Another option, according to the 2019 agreement, Ms. Blanchard said, would call for the Forces of Freedom and Change — which led the civilian side of the transitional government — to select a prime minister. But with the general’s crackdown on protesters, the participation of the Forces of Freedom and Change seems unlikely, she said.
With no prime minister or civilian government, the military, former rebel groups and the powerful paramilitary group known as the Rapid Support Forces are now in control of Sudan.
Magdi el-Gizouli, a Sudanese fellow at the Rift Valley Institute, a research group, said that some of the names floated for appointment as prime minister — as the military tries to temper both international criticism and domestic protests — include a former finance minister, Ibrahim Elbadawi, and Mudawi Ibrahim Adam, a human-rights activist. But both men and others are likely to decline the offers, he said, given the pressure coming from the general public.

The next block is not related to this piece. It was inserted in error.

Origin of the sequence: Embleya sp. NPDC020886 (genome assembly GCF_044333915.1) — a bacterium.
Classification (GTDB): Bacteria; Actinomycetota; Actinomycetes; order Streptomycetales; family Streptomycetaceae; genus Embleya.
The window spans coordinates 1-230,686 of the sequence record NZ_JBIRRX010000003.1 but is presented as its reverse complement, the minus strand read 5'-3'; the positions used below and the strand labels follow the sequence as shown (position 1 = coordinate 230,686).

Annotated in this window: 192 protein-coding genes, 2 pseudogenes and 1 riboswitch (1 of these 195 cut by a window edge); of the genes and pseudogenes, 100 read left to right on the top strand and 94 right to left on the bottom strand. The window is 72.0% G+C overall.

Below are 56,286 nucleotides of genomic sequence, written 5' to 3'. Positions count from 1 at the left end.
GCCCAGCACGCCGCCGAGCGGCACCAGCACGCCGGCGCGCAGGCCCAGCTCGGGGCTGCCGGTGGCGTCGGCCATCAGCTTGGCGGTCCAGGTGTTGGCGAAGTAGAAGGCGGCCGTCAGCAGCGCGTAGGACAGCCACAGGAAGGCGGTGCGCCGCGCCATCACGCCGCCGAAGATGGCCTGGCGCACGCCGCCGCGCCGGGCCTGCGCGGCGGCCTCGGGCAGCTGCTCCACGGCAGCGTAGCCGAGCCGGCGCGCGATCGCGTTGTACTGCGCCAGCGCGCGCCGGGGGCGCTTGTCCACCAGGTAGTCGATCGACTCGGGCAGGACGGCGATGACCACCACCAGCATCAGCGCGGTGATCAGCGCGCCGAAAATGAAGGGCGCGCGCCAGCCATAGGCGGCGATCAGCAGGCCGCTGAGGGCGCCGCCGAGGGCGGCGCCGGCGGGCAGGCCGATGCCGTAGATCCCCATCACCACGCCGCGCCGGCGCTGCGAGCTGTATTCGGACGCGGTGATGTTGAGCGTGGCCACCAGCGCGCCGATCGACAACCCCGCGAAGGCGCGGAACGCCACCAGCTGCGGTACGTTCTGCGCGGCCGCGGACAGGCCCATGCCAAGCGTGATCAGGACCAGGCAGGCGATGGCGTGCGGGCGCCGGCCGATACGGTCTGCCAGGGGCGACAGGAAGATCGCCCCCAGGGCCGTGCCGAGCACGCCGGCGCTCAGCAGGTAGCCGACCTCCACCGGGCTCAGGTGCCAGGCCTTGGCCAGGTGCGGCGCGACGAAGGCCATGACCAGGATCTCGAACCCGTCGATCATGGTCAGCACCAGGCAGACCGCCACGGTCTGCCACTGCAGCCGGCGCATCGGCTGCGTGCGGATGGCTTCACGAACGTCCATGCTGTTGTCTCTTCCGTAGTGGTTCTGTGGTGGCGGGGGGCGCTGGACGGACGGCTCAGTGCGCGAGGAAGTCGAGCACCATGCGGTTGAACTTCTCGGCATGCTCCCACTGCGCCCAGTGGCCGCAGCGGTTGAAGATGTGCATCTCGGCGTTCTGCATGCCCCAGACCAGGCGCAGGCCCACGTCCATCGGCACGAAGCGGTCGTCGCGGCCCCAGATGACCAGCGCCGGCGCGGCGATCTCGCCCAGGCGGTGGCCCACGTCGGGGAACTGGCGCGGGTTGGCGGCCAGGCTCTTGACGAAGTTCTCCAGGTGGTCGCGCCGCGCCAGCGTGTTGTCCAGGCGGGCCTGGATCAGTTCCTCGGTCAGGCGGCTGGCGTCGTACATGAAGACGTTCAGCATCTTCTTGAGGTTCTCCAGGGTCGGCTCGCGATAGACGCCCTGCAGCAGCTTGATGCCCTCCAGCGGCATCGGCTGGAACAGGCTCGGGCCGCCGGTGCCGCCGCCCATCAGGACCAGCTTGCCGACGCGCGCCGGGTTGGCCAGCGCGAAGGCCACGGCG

“So for now, it is the generals who will make the decisions,” Mr. el-Gizouli said. “If you command an army and have guns in Sudan, you now make the decision.”
Mr. Hamdok’s resignation does put increased pressure on the military, Mr. Hudson said. The generals have used Mr. Hamdok as cover, he said, shielding them from international pressure and financial sanctions targeting their extensive business networks.
But even as they paid lip service to democracy and elections, the generals undermined Mr. Hamdok’s leadership, and over the past two months, responded with brutality to the protests of those calling for a fully democratic Sudan.
Despite the crackdown, anti-coup demonstrators have continued to turn out every week, with neighborhood resistance committees becoming ever more organized in standing up to the military. But with Mr. Hamdok gone, many civilians and analysts are now worried about a more extensive and severe crackdown.
Sudan is going “deeper in the wrong direction,” said Mr. el-Gizouli, of the Rift Valley Institute. “It is heading toward a hollowed-out political system where words and structures don’t mean anything, and where killing people doesn’t cost you anything.”